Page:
Beijing: Foreign direct investment (FDI) in China fell for the eleventh time in 12 months as economic growth cools to a 13-year low and a territorial dispute with Japan harms trade.
Investment dropped 0.2 per cent in October from a year earlier to $8.31 billion, the Ministry of Commerce said in Beijing.
FDI inflows in the first 10 months of the year declined 3.5 per cent to $91.7 billion, compared to a slide of 3.8 per cent in the first nine months. The decline highlights challenges for new Chinese leadership headed by Xi Jinping, who took the reins of the ruling Communist Party last week in a once-a-decade power handover, as officials seek to reverse a growth slowdown.
The world's second-largest economy may expand by 7.7 per cent this year, the weakest pace since 1999, based on the median estimate of analysts. "The economic growth model is changing, and some investors may have to relocate to other countries if they are seeking just low costs," Li Huiyong, chief economist at Shanghai-based SWS Research, a securities researcher and consultant, said before the report.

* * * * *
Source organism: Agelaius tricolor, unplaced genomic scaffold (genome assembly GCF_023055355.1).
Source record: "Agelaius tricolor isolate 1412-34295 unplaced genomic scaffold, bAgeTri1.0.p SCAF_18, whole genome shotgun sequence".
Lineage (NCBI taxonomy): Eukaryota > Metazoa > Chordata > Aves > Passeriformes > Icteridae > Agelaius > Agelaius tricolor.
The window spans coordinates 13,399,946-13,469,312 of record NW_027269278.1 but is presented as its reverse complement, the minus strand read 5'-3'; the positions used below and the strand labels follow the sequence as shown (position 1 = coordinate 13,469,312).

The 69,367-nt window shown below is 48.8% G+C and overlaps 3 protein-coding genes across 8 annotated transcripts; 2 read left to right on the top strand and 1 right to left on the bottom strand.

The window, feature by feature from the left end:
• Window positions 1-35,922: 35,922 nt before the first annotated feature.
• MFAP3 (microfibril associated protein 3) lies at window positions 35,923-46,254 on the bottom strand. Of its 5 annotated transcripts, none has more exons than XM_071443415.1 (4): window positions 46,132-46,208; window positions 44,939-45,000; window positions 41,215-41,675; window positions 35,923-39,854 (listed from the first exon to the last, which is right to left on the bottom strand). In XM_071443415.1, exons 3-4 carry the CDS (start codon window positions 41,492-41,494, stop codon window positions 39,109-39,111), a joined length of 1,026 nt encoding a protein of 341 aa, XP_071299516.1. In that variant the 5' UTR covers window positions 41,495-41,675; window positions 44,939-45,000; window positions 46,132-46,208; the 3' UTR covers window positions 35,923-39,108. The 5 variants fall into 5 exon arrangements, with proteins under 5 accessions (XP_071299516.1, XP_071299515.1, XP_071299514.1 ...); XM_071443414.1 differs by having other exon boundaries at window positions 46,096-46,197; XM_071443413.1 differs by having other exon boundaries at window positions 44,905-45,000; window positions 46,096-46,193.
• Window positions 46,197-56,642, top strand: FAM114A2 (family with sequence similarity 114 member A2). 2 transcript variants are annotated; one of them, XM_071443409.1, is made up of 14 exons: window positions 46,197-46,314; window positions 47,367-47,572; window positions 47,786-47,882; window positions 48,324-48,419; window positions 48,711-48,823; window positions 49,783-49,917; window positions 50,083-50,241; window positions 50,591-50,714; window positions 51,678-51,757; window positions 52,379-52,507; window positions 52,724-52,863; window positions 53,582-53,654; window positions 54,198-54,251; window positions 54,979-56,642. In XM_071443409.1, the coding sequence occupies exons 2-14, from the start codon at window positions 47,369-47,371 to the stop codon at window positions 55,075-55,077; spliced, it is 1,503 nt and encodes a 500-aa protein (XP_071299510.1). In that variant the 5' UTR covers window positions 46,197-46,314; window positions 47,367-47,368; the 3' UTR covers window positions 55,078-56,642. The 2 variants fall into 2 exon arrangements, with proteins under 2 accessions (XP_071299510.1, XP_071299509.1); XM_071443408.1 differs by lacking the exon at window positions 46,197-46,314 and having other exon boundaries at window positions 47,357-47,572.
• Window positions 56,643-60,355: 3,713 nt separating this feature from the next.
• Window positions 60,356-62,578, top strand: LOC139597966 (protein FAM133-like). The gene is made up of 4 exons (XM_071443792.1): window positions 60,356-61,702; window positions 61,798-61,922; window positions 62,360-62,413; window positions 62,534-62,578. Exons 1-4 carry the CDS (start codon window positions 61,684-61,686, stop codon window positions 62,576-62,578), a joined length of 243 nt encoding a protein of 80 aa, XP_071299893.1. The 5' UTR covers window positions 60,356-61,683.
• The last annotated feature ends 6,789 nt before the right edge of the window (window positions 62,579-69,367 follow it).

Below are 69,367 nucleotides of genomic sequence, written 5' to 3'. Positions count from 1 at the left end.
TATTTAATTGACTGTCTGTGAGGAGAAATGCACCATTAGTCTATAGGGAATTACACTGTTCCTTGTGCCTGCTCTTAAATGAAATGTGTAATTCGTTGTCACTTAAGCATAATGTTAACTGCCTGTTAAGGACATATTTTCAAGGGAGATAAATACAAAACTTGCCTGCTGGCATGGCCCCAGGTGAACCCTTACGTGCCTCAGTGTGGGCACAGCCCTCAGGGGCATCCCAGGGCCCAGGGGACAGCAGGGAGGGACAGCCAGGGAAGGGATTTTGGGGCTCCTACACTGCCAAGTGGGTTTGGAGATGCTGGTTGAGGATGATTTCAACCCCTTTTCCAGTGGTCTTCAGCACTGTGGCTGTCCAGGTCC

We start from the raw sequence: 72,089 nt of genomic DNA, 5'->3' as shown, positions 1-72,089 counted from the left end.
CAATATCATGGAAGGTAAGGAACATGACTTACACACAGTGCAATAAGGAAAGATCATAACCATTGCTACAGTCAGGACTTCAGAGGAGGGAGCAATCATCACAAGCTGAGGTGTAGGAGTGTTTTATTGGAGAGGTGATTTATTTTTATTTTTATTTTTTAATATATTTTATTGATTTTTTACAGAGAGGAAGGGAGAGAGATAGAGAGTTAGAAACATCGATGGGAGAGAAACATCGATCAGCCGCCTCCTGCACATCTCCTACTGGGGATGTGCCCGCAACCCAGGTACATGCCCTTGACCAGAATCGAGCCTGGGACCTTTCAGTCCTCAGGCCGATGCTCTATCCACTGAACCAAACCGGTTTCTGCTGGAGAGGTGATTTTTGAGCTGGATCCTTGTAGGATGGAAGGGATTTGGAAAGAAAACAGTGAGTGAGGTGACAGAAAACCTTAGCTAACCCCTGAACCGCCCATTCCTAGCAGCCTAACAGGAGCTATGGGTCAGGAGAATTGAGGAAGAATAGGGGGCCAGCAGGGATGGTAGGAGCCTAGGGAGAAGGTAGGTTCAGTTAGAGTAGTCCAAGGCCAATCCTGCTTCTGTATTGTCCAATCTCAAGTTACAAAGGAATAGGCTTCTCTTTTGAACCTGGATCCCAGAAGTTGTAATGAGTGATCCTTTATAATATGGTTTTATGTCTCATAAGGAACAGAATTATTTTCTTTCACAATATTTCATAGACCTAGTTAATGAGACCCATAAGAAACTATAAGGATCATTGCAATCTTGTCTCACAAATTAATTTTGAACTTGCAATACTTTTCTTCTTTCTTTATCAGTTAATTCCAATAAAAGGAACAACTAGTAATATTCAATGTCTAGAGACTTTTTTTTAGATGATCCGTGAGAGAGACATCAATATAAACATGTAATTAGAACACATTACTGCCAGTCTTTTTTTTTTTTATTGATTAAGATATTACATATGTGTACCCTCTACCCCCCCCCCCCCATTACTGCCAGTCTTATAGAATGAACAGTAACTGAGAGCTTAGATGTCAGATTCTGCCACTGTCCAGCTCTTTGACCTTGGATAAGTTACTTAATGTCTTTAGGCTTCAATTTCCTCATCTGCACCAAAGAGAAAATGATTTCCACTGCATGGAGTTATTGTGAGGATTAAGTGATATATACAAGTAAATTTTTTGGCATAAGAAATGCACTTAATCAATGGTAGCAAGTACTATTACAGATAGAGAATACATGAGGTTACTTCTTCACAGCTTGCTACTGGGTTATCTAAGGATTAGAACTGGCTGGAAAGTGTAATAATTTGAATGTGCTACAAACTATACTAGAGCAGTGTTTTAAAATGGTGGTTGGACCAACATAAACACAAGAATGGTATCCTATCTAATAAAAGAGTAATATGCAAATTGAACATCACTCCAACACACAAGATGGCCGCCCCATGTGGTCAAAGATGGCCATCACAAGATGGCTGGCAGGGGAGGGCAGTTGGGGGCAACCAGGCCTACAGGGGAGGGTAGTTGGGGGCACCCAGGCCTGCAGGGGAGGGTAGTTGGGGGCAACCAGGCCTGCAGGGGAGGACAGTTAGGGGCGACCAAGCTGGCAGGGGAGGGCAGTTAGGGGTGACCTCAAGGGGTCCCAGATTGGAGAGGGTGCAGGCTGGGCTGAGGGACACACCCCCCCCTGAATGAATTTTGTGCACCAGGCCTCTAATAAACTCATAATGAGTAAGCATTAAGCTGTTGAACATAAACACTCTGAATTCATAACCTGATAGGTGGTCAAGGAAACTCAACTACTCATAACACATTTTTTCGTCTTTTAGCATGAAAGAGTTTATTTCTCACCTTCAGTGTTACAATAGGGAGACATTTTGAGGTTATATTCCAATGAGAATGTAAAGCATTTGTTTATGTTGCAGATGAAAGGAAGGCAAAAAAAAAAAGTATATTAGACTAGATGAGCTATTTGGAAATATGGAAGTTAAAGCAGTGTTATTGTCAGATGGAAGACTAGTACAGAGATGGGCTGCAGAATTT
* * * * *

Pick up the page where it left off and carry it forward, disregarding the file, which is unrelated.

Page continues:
Tensions from the Japanese government's purchase of disputed islands in the East China Sea have led to protests in China and boycotts by tourists.
All Nippon Airways, Japan's biggest carrier, said that it will extend capacity cuts on China routes into next month. Chinese visitors to the country slumped 33 per cent in October, according to data from the Japan National Tourism Organisation, while Japanese trips to China may drop as much as 70 per cent until the end of March, said JTB Corporation, Japan's biggest travel agency.
China's non-financial outbound investment in the first 10 months rose 25.8 per cent to $58.2 billion, the ministry said. Inbound investment in the first 10 months of 2011 rose 15.9 per cent.
The Shanghai Composite Index, China's benchmark stock gauge, was little changed at 10:06 a.m. local time. The gauge had declined 16.5 per cent in the year through Monday. Other data are pointing to a growth recovery, with exports rising at the fastest pace in five months and industrial output and retail sales exceeding forecasts.
Economists have scrapped forecasts for any easing of monetary policy in the rest of 2012. Analysts surveyed from November 14 to 19 see China holding its reserve- requirement ratio at 20 per cent through the end of the year, based on the median estimate. That compares with the median forecast for a 0.5 percentage-point cut in last month's survey.
Toyota Motor, Honda Motor and Panasonic reported damage to their operations in China as thousands marched in demonstrations sparked by the purchase of islands known as Diaoyu in China and Senkaku in Japan.